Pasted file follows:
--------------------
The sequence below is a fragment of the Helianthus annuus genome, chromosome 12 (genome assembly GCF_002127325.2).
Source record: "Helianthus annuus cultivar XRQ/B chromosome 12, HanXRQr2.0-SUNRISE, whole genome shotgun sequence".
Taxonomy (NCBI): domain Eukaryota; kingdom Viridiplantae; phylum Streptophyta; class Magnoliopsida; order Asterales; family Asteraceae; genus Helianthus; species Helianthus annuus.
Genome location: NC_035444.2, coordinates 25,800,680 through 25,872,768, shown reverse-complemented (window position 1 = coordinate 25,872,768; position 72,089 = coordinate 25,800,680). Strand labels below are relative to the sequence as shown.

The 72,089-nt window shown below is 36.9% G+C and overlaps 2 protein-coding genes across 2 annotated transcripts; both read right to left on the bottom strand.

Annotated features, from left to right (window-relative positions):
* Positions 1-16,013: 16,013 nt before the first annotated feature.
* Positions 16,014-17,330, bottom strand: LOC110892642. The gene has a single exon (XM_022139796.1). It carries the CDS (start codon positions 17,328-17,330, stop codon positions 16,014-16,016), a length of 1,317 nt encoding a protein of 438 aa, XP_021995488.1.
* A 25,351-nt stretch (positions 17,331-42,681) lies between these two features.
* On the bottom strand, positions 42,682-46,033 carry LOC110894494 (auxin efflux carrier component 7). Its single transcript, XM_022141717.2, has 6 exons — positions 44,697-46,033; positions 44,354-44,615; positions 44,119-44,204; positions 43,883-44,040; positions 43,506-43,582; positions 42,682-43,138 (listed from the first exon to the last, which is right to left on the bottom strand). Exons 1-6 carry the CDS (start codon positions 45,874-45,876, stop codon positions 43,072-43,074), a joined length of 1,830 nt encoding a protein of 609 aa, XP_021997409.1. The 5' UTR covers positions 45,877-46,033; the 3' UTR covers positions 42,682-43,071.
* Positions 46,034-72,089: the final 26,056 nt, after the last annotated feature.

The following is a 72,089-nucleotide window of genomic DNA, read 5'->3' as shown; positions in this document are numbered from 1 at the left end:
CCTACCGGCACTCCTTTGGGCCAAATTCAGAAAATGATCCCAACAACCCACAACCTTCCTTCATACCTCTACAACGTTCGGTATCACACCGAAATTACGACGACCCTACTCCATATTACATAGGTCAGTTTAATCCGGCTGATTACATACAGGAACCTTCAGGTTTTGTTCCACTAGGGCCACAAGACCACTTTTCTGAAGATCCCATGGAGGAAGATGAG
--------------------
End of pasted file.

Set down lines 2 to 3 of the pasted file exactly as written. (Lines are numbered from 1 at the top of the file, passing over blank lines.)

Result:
Source record: "Helianthus annuus cultivar XRQ/B chromosome 12, HanXRQr2.0-SUNRISE, whole genome shotgun sequence".
Taxonomy (NCBI): domain Eukaryota; kingdom Viridiplantae; phylum Streptophyta; class Magnoliopsida; order Asterales; family Asteraceae; genus Helianthus; species Helianthus annuus.